Lee Leffingwell Makes a Splash
Council member named Conservationist of the Year
By Wells Dunbar,
4:49PM, Tue. Apr. 10, 2007
Talk toilets at work much anywhere, and you'll likely be rewarded with a blank stare. If you're Lee Leffingwell, waxing crapper will get you the Texas chapter of the American Water Works Association's Conservationist of the Year title. Granted, retrofitting water-gulping commodes is only one part of Leffingwell's comprehensive system of recommendations, designed to cut Austin's water usage by 10% in 10 years; other proposals include "irrigation system design standards, required soil depth, mandatory submetering, and a comprehensive public education program," according to a press release.
The dude is scheduled to be honored by the AWWA in Fort Worth this Thursday – no council meeting for Double-L? Press release from Leffingwell in full below.
AUSTIN CITY COUNCIL MEMBER LEE LEFFINGWELL TO BE HONORED BY TEXAS WATER PROFESSIONALS AS 2006 "CONSERVATIONIST OF THE YEAR"
GROUP: TASK FORCE RECOMMENDATIONS "WILL BE USED BY CITIES AROUND THE COUNTRY AS TEMPLATES FOR WATER CONSERVATION ORDINANCES"
Austin, Texas - Austin City Council Member Lee Leffingwell has been chosen to receive the 2006 "Conservationist of the Year" award by the Texas section of the American Water Works Association (AWAA), the nation's largest trade association of water professionals. Leffingwell will be honored at a ceremony at the group's annual meeting in Fort Worth on Thursday, April 12th.
Texas AWAA said Leffingwell earned the recognition for his role as the "driving force" behind the City of Austin's Water Conservation Task Force. First proposed by Leffingwell and formed by the Austin City Council in the summer of 2006, the Water Conservation Task Force was charged with delivering cost-effective recommendations for reducing peak water demand in Austin by a total of 10% over 10 years.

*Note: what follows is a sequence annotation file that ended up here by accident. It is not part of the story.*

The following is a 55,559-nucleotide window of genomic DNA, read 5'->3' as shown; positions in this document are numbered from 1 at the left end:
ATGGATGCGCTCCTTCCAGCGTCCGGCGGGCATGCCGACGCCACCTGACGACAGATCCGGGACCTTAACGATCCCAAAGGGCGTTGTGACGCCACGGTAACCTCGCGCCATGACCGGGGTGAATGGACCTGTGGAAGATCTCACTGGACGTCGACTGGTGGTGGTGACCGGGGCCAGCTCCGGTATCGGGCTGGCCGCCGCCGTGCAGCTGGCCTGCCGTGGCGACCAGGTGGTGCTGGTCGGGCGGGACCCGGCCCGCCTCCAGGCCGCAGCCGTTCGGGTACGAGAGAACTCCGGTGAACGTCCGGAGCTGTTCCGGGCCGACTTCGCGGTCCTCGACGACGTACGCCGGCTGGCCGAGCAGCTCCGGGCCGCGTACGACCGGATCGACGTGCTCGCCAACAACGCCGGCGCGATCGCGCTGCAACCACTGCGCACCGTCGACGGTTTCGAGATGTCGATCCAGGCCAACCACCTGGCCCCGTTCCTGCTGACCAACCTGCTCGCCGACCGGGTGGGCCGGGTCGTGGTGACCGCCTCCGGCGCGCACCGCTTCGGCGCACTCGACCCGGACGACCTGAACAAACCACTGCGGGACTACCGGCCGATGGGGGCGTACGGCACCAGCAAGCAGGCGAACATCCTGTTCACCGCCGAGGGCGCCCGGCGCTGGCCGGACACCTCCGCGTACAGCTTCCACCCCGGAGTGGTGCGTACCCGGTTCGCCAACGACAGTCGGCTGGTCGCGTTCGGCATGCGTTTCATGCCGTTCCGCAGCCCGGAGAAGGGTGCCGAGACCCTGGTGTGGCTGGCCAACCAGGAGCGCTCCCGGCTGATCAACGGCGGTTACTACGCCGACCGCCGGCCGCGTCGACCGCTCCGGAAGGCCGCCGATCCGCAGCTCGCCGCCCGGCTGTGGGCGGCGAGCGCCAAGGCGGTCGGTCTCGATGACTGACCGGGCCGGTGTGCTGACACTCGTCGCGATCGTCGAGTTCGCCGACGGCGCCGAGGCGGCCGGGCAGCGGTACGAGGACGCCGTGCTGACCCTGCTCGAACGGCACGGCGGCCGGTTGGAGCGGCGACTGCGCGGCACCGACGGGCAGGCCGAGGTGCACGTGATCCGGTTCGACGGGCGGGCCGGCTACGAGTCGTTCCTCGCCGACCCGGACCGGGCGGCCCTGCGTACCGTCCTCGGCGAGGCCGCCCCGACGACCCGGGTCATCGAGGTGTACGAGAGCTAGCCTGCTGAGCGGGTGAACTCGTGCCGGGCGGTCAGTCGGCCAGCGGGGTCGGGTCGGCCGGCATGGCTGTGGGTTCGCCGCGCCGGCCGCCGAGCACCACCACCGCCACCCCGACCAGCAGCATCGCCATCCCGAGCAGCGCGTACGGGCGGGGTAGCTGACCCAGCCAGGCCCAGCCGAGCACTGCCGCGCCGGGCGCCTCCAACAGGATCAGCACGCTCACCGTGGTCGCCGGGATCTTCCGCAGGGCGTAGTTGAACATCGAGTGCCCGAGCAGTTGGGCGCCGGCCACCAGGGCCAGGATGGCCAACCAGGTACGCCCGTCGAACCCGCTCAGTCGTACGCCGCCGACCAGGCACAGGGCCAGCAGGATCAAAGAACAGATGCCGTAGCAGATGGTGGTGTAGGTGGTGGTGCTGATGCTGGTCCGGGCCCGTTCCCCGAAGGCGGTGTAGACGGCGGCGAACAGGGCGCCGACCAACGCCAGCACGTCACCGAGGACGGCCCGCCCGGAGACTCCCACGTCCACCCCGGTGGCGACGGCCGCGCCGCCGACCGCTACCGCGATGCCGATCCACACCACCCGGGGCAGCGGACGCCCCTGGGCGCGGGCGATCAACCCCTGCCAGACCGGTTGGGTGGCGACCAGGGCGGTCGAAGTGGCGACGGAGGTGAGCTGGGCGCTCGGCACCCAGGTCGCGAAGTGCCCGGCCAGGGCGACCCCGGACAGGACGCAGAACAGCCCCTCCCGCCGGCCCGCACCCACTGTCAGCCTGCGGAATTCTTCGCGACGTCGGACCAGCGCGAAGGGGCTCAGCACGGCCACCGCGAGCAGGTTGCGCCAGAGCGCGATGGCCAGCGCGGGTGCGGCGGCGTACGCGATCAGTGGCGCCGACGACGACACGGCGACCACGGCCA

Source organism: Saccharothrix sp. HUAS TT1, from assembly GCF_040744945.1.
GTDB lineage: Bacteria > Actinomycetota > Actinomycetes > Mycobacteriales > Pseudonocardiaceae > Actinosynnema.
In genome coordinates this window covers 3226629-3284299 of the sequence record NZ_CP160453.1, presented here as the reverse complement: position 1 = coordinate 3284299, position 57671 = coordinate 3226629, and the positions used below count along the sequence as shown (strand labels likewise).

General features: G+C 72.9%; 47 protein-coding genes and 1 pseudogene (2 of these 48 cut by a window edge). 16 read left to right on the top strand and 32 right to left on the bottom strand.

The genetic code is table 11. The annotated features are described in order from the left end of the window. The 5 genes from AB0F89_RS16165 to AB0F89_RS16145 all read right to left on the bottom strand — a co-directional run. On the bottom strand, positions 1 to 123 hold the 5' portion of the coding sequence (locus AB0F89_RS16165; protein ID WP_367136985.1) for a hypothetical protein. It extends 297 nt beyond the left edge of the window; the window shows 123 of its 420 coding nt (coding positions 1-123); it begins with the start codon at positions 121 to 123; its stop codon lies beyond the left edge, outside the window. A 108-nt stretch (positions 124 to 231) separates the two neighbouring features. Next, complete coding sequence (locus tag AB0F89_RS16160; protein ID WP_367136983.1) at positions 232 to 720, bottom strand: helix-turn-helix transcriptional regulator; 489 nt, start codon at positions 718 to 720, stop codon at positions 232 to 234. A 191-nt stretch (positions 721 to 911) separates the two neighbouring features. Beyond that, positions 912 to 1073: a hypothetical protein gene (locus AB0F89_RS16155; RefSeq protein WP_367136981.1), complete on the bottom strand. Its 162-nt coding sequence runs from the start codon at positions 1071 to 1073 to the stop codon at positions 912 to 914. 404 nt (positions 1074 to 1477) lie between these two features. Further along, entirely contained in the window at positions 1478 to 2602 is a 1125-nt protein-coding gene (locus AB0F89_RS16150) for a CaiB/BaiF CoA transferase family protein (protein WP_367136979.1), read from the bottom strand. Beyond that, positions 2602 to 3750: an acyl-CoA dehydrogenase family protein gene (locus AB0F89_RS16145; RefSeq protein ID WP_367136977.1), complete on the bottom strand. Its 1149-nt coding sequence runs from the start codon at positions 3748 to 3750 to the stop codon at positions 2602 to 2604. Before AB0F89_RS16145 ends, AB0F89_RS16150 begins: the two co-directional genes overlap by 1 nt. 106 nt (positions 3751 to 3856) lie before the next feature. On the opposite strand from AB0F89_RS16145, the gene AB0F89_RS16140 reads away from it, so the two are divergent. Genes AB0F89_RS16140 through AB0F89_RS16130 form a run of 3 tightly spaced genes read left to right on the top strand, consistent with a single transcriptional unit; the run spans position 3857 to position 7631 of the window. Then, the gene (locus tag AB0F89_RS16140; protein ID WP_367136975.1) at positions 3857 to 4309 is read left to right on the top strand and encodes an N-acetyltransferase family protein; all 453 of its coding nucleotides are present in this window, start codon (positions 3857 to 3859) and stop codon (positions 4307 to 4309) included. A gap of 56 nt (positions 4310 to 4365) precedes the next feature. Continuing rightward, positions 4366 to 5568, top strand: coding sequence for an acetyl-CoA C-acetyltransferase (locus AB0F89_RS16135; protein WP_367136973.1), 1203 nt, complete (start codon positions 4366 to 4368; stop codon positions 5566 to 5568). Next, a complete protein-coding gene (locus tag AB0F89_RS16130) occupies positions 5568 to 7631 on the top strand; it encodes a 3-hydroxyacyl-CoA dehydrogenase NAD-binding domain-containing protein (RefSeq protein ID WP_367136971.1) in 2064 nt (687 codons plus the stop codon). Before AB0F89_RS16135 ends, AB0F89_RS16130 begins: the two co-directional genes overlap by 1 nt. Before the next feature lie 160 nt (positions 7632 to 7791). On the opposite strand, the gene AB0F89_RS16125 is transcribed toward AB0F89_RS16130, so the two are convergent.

As Chair of the Task Force, Leffingwell helped lead the group through more than four months of work, including public hearings that engaged both environmental advocates and industry groups. The Task Force's final recommendations include, among other things, mandatory toilet refits, irrigation system design standards, required soil depth, mandatory submetering, and a comprehensive public education program.
The Austin City Council is scheduled to consider the recommendations on May 3rd.
Chris Brown, Chair of Texas AWAA's Conservation and Reuse Division, said that as a result of Leffingwell's Task Force work, Austin "has been catapulted to national prominence for its innovation" in water conservation. "These measures will not only help Austin reduce its peak water demand," said Brown, "but will be used by cities around the country as templates for water conservation ordinances in the future."
Brown said that that the Task Force recommendations could also ultimately save the City, and Austin taxpayers, millions of dollars. "Altogether the recommendations amount to peak reductions of nearly 33 million gallons per day, at an average cost of roughly $1.13 per gallon," said Brown. "Compare that to the cost of new water treatment plant construction, at more than $3.40 per gallon, and you get significant cost savings."
Leffingwell, a native Austinite and retired Naval and commercial airline pilot, is serving his first term on the Austin City Council. He previously served for five years as Chair of the city's Environmental Board. "It's great to be chosen to receive this award," said Leffingwell, "but the truly meaningful moment for me, and for the rest of the Task Force members, will be when we finally put these measures in place and begin to see the real difference they will make in helping us conserve our precious water resources."